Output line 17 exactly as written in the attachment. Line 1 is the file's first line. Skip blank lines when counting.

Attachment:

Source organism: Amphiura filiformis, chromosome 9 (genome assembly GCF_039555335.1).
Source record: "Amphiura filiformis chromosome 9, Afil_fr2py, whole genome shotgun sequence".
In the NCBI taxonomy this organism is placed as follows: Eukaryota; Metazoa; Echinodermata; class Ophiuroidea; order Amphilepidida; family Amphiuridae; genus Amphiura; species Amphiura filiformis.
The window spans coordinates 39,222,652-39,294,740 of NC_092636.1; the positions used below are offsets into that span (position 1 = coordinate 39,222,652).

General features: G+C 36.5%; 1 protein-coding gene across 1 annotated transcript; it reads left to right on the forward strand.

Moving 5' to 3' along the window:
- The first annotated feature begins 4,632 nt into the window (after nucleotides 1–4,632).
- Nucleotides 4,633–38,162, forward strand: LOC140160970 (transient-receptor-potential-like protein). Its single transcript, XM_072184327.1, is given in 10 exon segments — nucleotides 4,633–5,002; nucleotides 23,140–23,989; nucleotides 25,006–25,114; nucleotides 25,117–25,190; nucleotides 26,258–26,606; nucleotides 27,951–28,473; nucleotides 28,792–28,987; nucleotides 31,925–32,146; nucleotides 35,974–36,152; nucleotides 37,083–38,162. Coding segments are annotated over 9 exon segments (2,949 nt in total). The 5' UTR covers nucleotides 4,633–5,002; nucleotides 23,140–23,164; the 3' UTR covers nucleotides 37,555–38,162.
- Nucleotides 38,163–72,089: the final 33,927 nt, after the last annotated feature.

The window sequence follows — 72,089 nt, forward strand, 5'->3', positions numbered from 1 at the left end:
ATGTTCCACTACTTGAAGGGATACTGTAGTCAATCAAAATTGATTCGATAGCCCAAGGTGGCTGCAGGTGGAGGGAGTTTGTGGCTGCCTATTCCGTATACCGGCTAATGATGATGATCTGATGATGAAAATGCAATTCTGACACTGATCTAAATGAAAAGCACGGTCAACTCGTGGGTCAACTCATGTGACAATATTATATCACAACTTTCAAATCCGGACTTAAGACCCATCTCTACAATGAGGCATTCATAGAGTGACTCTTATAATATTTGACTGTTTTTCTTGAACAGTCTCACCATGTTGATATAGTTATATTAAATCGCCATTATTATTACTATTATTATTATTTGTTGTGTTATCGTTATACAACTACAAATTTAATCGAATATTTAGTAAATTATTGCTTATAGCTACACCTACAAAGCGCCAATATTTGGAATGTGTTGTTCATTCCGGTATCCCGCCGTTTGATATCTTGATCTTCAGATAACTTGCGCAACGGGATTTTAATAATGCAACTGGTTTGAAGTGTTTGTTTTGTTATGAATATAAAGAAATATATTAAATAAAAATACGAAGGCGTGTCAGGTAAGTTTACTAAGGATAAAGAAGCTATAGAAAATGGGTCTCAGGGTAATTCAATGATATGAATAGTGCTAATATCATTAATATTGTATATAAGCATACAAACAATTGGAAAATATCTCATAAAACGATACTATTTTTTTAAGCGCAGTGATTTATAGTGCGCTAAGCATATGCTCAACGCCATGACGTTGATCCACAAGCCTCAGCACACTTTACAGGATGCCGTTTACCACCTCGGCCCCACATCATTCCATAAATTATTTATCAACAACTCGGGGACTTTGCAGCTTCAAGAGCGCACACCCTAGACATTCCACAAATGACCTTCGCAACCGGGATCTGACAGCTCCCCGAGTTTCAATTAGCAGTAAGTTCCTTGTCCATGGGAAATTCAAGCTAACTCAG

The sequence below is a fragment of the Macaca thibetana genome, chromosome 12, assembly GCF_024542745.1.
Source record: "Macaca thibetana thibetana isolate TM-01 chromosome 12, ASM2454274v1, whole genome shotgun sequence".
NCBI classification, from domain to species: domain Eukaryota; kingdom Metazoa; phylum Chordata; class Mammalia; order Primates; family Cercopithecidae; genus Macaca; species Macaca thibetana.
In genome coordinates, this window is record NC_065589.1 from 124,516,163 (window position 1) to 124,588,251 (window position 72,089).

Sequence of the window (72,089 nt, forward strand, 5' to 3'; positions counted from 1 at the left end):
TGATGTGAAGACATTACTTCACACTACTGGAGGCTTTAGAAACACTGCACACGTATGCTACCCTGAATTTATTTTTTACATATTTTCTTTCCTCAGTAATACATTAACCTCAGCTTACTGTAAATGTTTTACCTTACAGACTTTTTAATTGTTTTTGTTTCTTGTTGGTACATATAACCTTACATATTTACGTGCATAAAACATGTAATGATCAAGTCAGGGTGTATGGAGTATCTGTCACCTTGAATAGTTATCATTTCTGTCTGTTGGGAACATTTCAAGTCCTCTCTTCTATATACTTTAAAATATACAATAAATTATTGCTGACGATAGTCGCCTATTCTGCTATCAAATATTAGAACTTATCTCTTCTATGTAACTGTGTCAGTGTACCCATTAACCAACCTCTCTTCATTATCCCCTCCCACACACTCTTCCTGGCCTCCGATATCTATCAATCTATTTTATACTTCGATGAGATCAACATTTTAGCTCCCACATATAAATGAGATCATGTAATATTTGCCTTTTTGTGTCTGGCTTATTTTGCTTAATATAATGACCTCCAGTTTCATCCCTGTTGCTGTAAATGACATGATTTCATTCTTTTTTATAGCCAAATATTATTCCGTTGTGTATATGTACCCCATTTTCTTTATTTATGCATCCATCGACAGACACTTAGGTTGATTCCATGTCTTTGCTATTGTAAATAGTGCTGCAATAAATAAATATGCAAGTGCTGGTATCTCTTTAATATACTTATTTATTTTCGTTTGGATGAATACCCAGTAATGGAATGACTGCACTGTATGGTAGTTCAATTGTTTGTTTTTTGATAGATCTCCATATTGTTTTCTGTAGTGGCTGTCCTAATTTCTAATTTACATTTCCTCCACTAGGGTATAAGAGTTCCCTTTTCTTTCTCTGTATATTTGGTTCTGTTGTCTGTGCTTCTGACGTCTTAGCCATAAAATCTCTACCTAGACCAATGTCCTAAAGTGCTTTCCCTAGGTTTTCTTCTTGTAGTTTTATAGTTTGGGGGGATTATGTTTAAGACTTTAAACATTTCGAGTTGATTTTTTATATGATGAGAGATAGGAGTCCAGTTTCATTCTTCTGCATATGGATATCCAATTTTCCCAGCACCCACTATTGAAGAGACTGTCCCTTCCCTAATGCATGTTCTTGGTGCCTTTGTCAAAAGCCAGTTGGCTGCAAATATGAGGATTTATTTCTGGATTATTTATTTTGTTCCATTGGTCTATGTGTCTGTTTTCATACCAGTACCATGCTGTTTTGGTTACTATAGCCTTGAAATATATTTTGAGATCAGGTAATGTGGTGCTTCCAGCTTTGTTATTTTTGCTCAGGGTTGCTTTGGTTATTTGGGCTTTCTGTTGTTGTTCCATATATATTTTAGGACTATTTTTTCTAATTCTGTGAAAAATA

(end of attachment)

TGATGTGAAGACATTACTTCACACTACTGGAGGCTTTAGAAACACTGCACACGTATGCTACCCTGAATTTATTTTTTACATATTTTCTTTCCTCAGTAATACATTAACCTCAGCTTACTGTAAATGTTTTACCTTACAGACTTTTTAATTGTTTTTGTTTCTTGTTGGTACATATAACCTTACATATTTACGTGCATAAAACATGTAATGATCAAGTCAGGGTGTATGGAGTATCTGTCACCTTGAATAGTTATCATTTCTGTCTGTTGGGAACATTTCAAGTCCTCTCTTCTATATACTTTAAAATATACAATAAATTATTGCTGACGATAGTCGCCTATTCTGCTATCAAATATTAGAACTTATCTCTTCTATGTAACTGTGTCAGTGTACCCATTAACCAACCTCTCTTCATTATCCCCTCCCACACACTCTTCCTGGCCTCCGATATCTATCAATCTATTTTATACTTCGATGAGATCAACATTTTAGCTCCCACATATAAATGAGATCATGTAATATTTGCCTTTTTGTGTCTGGCTTATTTTGCTTAATATAATGACCTCCAGTTTCATCCCTGTTGCTGTAAATGACATGATTTCATTCTTTTTTATAGCCAAATATTATTCCGTTGTGTATATGTACCCCATTTTCTTTATTTATGCATCCATCGACAGACACTTAGGTTGATTCCATGTCTTTGCTATTGTAAATAGTGCTGCAATAAATAAATATGCAAGTGCTGGTATCTCTTTAATATACTTATTTATTTTCGTTTGGATGAATACCCAGTAATGGAATGACTGCACTGTATGGTAGTTCAATTGTTTGTTTTTTGATAGATCTCCATATTGTTTTCTGTAGTGGCTGTCCTAATTTCTAATTTACATTTCCTCCACTAGGGTATAAGAGTTCCCTTTTCTTTCTCTGTATATTTGGTTCTGTTGTCTGTGCTTCTGACGTCTTAGCCATAAAATCTCTACCTAGACCAATGTCCTAAAGTGCTTTCCCTAGGTTTTCTTCTTGTAGTTTTATAGTTTGGGGGGATTATGTTTAAGACTTTAAACATTTCGAGTTGATTTTTTATATGATGAGAGATAGGAGTCCAGTTTCATTCTTCTGCATATGGATATCCAATTTTCCCAGCACCCACTATTGAAGAGACTGTCCCTTCCCTAATGCATGTTCTTGGTGCCTTTGTCAAAAGCCAGTTGGCTGCAAATATGAGGATTTATTTCTGGATTATTTATTTTGTTCCATTGGTCTATGTGTCTGTTTTCATACCAGTACCATGCTGTTTTGGTTACTATAGCCTTGAAATATATTTTGAGATCAGGTAATGTGGTGCTTCCAGCTTTGTTATTTTTGCTCAGGGTTGCTTTGGTTATTTGGGCTTTCTGTTGTTGTTCCATATATATTTTAGGACTATTTTTTCTAATTCTGTGAAAAATA